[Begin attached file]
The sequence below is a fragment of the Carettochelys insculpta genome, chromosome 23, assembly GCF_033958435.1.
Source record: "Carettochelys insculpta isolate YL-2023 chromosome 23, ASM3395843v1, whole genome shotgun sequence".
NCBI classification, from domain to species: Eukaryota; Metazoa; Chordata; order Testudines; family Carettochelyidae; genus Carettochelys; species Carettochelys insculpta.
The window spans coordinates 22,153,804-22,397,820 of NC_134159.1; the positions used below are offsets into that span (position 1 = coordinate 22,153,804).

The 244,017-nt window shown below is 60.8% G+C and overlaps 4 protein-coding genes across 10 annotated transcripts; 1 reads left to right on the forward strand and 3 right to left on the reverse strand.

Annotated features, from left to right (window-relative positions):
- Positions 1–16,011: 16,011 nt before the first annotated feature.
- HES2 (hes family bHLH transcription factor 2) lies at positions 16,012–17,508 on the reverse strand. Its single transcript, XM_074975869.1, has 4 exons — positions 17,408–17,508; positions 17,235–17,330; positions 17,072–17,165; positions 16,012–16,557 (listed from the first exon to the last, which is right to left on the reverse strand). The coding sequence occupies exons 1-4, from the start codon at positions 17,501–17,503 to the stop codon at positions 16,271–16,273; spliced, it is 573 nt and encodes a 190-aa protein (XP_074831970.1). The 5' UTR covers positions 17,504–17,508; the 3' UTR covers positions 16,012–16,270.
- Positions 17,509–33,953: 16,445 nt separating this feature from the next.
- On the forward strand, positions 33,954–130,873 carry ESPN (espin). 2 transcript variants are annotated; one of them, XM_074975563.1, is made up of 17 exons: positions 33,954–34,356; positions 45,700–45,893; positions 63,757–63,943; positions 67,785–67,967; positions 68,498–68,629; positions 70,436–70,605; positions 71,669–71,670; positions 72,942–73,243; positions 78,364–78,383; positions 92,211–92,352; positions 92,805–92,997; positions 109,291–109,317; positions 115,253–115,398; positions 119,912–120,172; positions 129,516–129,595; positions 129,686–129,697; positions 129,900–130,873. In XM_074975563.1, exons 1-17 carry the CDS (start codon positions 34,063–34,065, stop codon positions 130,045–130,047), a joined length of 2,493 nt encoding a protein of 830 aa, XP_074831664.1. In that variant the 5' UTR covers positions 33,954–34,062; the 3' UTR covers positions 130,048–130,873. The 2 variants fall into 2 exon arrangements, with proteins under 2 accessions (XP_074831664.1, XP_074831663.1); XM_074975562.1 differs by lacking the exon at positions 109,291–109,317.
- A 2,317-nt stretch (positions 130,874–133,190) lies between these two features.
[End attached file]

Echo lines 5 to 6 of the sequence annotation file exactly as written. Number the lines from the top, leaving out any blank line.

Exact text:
The 244,017-nt window shown below is 60.8% G+C and overlaps 4 protein-coding genes across 10 annotated transcripts; 1 reads left to right on the forward strand and 3 right to left on the reverse strand.

Annotated features, from left to right (window-relative positions):